My law firm has represented many people who were injured and the families of those who were tragically killed by 18 wheelers.

When the same problem occurs over and over again, it’s time to fix it.

We know the dangers. How do we fix it?

4,067 people died in 2015 in tractor-trailer accidents, a huge increase of almost 10 percent over 2014. These fatality statistics includes pedestrians, cyclists, motorcyclists, motorists and the truckers themselves.

Why are deaths increasing and how can we stop this terrible trend? Continue reading

Watch This Video

Screen Shot 2016-09-13 at 12.25.50 PMIt’s hard to believe that no one died in this horrific tractor-trailer crash. I’m letting you know before you watch this, because otherwise the video of a woman trapped in a burning car might be too disturbing to watch. A wreck like this can happen in the blink of an eye. Hopefully not to you.

You can see the tractor trailer barreling through a construction zone and ramming into a line of cars like pin balls. To the left of the screen, you can see a car erupt into flames. It had been crushed against the center barricade. The driver was not able to get the door open as a fireball shot 10 feet in the air billowing black smoke.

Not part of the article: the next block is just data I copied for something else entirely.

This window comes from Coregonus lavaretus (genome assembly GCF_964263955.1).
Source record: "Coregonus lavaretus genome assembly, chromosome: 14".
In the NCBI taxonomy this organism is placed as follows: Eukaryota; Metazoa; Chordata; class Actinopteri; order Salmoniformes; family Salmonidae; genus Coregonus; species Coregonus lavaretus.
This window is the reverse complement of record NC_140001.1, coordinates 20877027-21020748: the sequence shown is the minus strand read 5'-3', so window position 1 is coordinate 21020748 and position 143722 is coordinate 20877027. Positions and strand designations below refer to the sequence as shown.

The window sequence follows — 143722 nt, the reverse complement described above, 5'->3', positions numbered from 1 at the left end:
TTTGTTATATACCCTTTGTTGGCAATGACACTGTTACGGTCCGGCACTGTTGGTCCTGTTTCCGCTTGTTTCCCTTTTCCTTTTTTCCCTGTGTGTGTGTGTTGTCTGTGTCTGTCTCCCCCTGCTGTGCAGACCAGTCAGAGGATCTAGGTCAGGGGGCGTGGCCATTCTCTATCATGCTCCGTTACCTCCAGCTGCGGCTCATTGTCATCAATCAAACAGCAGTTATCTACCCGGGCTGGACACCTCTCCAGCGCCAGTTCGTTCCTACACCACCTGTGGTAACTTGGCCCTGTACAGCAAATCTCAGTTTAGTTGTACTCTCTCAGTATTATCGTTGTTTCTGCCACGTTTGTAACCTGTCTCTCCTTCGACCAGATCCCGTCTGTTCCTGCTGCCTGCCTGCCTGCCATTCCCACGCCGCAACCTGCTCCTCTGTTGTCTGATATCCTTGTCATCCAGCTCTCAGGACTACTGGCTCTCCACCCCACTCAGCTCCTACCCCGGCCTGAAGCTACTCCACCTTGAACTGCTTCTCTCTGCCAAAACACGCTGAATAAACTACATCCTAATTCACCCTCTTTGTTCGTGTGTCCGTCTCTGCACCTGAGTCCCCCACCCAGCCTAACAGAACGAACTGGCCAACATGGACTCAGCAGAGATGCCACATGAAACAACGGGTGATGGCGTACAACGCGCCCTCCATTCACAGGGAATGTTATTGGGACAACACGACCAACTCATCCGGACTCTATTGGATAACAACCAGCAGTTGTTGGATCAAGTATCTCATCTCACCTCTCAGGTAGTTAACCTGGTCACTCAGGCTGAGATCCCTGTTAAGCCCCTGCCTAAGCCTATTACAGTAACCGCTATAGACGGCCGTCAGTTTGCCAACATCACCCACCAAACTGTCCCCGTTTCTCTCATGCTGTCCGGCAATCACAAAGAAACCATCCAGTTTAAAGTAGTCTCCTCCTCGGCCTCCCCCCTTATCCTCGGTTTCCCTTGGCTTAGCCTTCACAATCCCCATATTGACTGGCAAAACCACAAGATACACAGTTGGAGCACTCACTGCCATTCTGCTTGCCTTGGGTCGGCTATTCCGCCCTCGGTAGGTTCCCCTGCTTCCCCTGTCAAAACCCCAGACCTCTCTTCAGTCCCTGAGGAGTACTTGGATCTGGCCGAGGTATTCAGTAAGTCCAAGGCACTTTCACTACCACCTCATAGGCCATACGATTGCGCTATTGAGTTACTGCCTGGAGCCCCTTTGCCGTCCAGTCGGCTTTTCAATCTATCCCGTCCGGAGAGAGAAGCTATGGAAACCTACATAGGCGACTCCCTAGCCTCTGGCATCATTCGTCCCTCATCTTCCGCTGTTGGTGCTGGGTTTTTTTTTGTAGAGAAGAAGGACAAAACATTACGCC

The quick thinking of fellow motorists and a nearby construction crew fortunately saved her life. And somehow the woman suffered only minor cuts and bruises. So much for the age old insurance company argument that only big collisions can cause big injuries and small crashes yield minor injuries, right?

Continue reading

https://www.texastruckaccidentlawyerblog.com/wp-content/uploads/sites/232/2017/04/Screen-Shot-2017-04-05-at-1.14.47-PM-300x159.pngThe National Transportation Safety Board issued its annual Most Wanted list for 2017. The wish list comprises easily implemented regulations that could prevent tractor-trailer deaths and injuries.

Safety regulations are important for the well being of truckers, but the general public is the real loser of lax regulations. Occupants and pedestrians account for 84 percent of tractor-trailer collision deaths versus 16 percent of trucker deaths. When the trucking industry claims that regulations will increase costs of transporting goods, which will be passed to the consumer, it is obvious that consumers already bear the costs of not implementing effective regulations.

Truck crash fatalities were 22 percent higher in 2015 than they were just six years earlier. Technology has improved by leaps and bounds in that time. We also have definitive studies that identify the causes of tractor-trailer crashes and yet the death rate continues to increase. Why is this happening? The ineffectiveness of trucking rules is a big reason.

Here are the NTSB’s suggestions for new procedures and devices that would make our roads safer. Continue reading

Contact Information